The secret is out: Taye Diggs is a choreographer trapped in a movie star’s body. According to longtime friend and fellow choreographer Andrew Palermo, Diggs, who currently stars in ABC’s Private Practice, would trade a movie set for a dance studio any day. “He always says it doesn’t matter that he was in movies – he would see I was teaching a class at Broadway Dance Center and be jealous.”
Diggs and Palermo met as students at Rochester’s School of the Arts and remained friends even as their careers took different paths: After performing on Broadway, Diggs went on to act in television and film, while Palermo became an in-demand choreographer for stage and screen. In 2004, Diggs finally got a chance to put his choreographic chops to the test when he and Palermo co-founded a contemporary dance company called dre.dance. The company has earned critical praise in the years since, and though Diggs has kept his day job, he and Palermo have proven that dre.dance is no vanity project.
Now the pair is set to present the New York City premiere of beyond.words, an evening-length work that explores autism, April 2 through 4 at Tribeca Performing Arts Center. After the jump, Palermo tells us about the new work and the pros and cons of celebrity.
Flavorwire: You’ve been at this for a few years now. What has it been like getting dre.dance off the ground?
Andrew Palermo: It’s been like any young small business; it’s been a roller coaster. I think that we benefit from Taye’s celebrity and it hurts us sometimes, and that’s something we’ve had to learn over the years. Like, we’ll try to apply for a grant and they won’t even let us apply. They’ll say, “You’ve got Taye Diggs’ wallet.” And we’re making sure that people know we’re legit and that we’re not his vanity project. We don’t like trying to act like we’re the fiercest thing out there. If we wanted to be on Regis and Kelly we could but we don’t take those opportunities all the time because it doesn’t feel like we’ve warranted it yet.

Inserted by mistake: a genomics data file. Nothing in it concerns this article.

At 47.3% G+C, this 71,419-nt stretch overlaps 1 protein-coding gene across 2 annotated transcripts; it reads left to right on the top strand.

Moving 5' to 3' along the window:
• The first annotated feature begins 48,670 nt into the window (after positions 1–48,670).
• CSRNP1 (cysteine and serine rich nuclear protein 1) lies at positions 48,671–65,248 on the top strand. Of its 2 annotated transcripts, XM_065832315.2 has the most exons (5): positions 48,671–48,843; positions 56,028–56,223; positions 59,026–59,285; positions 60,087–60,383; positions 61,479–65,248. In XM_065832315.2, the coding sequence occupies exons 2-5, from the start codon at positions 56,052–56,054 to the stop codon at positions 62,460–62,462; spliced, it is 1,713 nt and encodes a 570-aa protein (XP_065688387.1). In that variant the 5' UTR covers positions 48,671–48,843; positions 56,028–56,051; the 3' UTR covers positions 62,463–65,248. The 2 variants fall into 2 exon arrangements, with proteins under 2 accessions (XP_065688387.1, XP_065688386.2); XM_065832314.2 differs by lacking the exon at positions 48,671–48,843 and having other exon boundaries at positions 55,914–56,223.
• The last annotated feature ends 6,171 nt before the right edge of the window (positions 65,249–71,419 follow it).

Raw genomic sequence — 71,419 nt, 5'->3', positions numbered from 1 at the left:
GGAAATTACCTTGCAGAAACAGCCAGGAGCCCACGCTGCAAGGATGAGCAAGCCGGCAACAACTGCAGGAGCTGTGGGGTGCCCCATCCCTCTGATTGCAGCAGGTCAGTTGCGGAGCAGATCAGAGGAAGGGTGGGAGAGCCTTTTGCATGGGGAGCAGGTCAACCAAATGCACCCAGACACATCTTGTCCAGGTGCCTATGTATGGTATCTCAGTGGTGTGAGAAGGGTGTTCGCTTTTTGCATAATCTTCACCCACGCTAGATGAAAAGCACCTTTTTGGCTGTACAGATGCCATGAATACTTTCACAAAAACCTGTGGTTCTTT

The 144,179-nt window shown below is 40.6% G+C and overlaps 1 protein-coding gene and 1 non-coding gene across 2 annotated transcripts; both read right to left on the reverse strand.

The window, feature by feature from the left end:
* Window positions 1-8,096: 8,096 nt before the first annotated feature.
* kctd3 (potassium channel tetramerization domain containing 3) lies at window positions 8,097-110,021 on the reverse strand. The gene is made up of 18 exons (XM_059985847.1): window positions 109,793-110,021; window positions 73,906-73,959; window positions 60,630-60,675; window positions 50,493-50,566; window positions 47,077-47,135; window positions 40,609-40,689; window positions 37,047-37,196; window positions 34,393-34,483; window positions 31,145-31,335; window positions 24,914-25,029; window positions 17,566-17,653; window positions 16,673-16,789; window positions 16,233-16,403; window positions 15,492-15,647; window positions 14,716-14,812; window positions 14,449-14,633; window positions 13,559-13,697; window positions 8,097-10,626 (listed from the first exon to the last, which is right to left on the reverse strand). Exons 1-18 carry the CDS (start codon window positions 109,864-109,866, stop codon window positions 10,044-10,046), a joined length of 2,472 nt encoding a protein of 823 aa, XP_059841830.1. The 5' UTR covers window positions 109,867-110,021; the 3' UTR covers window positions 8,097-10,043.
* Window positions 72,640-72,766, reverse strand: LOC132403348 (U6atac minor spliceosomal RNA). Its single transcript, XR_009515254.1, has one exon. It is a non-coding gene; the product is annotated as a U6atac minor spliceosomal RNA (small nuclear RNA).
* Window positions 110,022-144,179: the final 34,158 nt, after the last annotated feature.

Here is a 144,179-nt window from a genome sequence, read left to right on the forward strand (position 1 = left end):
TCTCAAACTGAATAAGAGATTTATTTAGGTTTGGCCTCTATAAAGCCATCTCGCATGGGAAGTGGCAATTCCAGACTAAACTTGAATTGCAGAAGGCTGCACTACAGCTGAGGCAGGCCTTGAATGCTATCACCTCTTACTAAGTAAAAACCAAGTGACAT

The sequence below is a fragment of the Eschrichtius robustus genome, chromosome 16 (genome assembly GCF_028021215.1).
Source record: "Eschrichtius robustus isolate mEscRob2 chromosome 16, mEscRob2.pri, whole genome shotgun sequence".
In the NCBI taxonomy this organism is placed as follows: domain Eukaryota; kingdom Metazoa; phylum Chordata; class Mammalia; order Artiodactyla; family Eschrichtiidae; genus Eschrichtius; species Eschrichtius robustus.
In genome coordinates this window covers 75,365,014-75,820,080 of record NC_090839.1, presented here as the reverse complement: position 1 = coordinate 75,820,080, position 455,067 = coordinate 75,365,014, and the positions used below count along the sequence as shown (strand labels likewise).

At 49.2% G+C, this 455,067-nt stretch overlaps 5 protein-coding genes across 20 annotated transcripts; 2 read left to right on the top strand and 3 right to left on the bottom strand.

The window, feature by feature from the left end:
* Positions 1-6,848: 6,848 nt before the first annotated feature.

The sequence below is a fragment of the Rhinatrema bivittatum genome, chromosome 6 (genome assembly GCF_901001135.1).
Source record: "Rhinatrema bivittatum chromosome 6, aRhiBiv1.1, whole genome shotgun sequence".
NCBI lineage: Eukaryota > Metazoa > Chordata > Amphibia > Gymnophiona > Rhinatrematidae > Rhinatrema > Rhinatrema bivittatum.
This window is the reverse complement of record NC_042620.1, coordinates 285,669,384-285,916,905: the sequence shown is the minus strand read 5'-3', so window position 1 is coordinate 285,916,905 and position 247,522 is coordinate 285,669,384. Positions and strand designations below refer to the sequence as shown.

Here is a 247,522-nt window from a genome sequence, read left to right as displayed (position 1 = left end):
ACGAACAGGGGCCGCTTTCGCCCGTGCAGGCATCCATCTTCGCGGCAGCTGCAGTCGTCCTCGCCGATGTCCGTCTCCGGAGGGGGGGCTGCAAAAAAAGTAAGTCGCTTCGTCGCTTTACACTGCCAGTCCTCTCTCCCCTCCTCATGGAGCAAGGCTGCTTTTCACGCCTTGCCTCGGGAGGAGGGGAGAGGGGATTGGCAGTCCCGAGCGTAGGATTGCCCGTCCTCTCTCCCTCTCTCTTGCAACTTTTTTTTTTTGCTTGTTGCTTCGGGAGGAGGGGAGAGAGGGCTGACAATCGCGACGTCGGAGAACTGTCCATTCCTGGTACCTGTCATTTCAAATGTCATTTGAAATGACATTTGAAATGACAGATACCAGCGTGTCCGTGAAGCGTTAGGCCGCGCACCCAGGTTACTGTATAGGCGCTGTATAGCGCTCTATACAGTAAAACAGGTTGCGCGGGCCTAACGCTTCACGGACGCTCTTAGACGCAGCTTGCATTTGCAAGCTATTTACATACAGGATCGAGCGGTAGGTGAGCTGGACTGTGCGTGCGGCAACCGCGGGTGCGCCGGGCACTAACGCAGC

FW: What are the benefits of having your own company?
AP: I think it’s different for each of us. For Taye, it gives him an outlet to do what he loves most. Dance is really his first love, and this is just a great platform for him to be able to choreograph on this level and get it seen. I run the company everyday and I’ve become a jack of all trades, master of none because I’ve had to be. It’s become my passion. What’s great about having your own baby is it’s your world. We can do what we want to do… and to have that kind of freedom is exhilarating but with it comes responsibility. You think, I really care about this. What do I want to say? Do I want to put out cool dances or do I want to try to affect the world in some way?
FW: So what did you decide?
AP: I think that in the first couple of years our pieces had authenticity and small meanings, but they were smaller works. For the last two pieces, beyond.words and the.people … we’ve gone in [a more serious] direction. As much as fun, frivolous work is great, it’s kind of hard to be working on something that you care about and not look at what’s going on in the world and comment on it.
FW: How did you decide to do a piece about autism?
AP: It was one of those things that chose us. A couple of years ago I was on the elliptical machine at the gym and looked up at the TV and there was a CNN feature on Amanda Baggs. She’s considered low-functioning autistic … and she makes videos about what it’s like to be her and puts them on YouTube.
This one that got a lot of attention is called “In My Language” … and basically the crux of it was saying, just because I speak a different language from most of you doesn’t mean that my language isn’t totally viable, and maybe other people should learn to speak it rather than make me try to speak yours. I was pretty blown away by that.
FW: What kind of research did you do for the piece?
AP: In addition to reading and watching videos, we’ve done workshops with children on the autism spectrum. We did one at Heartspring in Kansas… as well as a couple of individual workshops here with children and their parents, just one-on-one in the studio, seeing how we move together. We learned a lot about the movement vocabulary in the workshops. A lot of it is based around stimming – what you would call typical autism behavior, people rocking or tapping themselves, things like that.
More than anything, what came from those workshops was just a better first-hand knowledge of autism, and more specifically, how they process movement and how that affected us and how we felt. For the company members, the hands-on experience has been invaluable.
Photo credit: Cindy Miller